It's a story of fire and ice

Titanic: The New Evidence, which debuted Saturday on the Smithsonian Channel, focuses on the many possible contributing factors to the Titanic‘s demise — many of which have been speculated about for more than a century. Now, in this hour-long doc, Irish journalist Senan Molony — who's spent 30 years researching the disaster — presents new evidence in the form of previously unseen photos of what was once the largest man-made object on Earth. This research casts doubt on long and commonly held beliefs about the sinking of the Titanic and answers questions, including: Why was the ship picking up speed if it they had been warned of icebergs ahead? And why, when it should've been able to stay afloat long enough for a nearby ship to reach it, did the Titanic suddenly plunge beneath the waves?

Read on for the fascinating claims made in Titanic: The New Evidence.

1. A mysterious mark on the side of the ship might be key to its tragic end
The recently discovered photos show a strange, diagonal black mark on the hull of the ship. A collaborator of Molony's first believed the mark was just a reflection of the water, but an examination of the photos revealed the more than 30-feet long mark remained in place. Here's where it gets weird: If you blow the image up to get a closer look, the mark follows the line of the hull plating and is in the exact area where the iceberg later struck the ship. The doc posits that the Titanic was damaged and weakened before it even left its dry dock in Belfast, Northern Ireland. But what does the mysterious mark mean?

2. There may have been a fire below deck on the Titanic before it set sail
It has always been known that the ship suffered a fire — it was even mentioned at the official inquiry in 1912 but authorities concluded it played no role in the disaster. Molony has always been aware of the fire, too, but says it was downplayed and he disregarded it until the new evidence in the photos made him go back to eyewitness accounts. In one, a fireman — whose job it was to keep the ship's boilers fed with coal — told a journalist that there was a massive fire in one of the ship's coal bunkers. The massive fire was discovered the day the Titanic prepared to leave Belfast for Southampton, before it began its maiden voyage across the Atlantic, the doc claims.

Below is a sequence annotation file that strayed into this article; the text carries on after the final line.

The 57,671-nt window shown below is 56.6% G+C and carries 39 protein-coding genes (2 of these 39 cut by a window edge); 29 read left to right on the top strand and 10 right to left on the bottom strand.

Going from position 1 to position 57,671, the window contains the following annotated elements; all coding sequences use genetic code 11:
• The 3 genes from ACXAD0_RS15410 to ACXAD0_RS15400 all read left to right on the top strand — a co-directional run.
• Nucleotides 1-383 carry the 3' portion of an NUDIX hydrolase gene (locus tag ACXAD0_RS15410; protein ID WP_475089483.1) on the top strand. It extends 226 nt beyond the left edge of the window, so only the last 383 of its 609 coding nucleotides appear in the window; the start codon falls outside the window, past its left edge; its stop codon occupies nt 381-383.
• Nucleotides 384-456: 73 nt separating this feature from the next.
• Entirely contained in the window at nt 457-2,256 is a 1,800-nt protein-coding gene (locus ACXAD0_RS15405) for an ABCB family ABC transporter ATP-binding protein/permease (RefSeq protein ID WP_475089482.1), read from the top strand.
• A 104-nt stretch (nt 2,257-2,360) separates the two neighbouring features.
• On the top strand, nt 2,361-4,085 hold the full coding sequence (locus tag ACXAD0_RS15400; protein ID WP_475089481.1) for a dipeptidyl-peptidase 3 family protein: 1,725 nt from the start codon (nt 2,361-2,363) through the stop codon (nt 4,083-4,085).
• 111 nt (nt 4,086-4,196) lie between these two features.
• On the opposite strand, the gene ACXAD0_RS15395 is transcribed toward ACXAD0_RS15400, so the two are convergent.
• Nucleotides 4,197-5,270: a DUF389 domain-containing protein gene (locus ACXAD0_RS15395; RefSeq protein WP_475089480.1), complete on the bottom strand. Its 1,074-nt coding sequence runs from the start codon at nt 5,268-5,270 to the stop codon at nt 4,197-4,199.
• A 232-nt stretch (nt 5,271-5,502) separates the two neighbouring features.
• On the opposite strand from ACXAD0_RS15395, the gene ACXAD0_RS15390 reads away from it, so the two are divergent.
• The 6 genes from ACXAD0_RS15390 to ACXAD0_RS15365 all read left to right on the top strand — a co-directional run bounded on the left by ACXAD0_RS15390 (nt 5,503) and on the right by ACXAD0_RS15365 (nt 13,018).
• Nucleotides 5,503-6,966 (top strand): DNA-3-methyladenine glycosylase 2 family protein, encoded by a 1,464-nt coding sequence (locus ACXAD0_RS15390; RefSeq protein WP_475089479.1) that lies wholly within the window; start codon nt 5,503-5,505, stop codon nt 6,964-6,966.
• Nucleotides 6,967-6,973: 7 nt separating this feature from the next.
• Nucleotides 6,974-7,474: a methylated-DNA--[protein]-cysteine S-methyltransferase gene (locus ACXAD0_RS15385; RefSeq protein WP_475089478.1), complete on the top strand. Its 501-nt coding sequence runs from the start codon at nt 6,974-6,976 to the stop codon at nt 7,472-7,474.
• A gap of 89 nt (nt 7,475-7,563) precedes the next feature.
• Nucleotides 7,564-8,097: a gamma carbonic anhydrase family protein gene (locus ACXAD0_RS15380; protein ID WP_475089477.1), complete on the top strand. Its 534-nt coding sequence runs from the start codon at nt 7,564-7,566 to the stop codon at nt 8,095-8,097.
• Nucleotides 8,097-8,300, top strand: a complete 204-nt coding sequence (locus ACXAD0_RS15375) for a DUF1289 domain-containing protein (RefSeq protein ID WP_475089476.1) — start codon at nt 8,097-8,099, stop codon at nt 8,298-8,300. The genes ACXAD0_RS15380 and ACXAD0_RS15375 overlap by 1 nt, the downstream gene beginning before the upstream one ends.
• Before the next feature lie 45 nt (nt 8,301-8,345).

3. The fire allegedly was never put out
The standard procedure for coal bunker fires was to dig out all the burning coal before the fire spread. With the coal bunkers towering three stories high, putting out the blaze was no simple task. The doc says 12 men fought it, but they made no headway against the hundreds of tons of coal stored there — thus, the Titanic was on fire the day it set sail. No one on board was told about the fire and the firemen were allegedly under strict orders to keep it quiet. The fire had also most likely been blazing since the coal had been loaded into the bunkers three weeks before, but hadn't been detected.

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4. The fire was in the prime place to cause catastrophic damage later
The bunker coal was stacked against the ship's hull and a water-tight internal division called a bulkhead. The bulkheads are one of the ship's major protections that divide the hull into discreet, water-tight compartments so that water is stopped from flooding the whole ship in the event of a breach. Both the hull and the bulkhead — critical parts of the structure — were exposed to temperatures of up to 1,000 degrees Celsius and became dented and warped as a result, the doc claims.

5. Allegedly aware of the fire, the owners of the Titanic forged on regardless